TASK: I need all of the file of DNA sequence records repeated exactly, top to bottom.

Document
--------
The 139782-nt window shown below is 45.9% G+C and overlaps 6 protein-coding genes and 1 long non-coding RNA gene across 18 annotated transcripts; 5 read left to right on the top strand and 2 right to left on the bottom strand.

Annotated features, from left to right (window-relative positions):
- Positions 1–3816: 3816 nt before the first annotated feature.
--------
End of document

The 139782-nt window shown below is 45.9% G+C and overlaps 6 protein-coding genes and 1 long non-coding RNA gene across 18 annotated transcripts; 5 read left to right on the top strand and 2 right to left on the bottom strand.

Annotated features, from left to right (window-relative positions):
- Positions 1–3816: 3816 nt before the first annotated feature.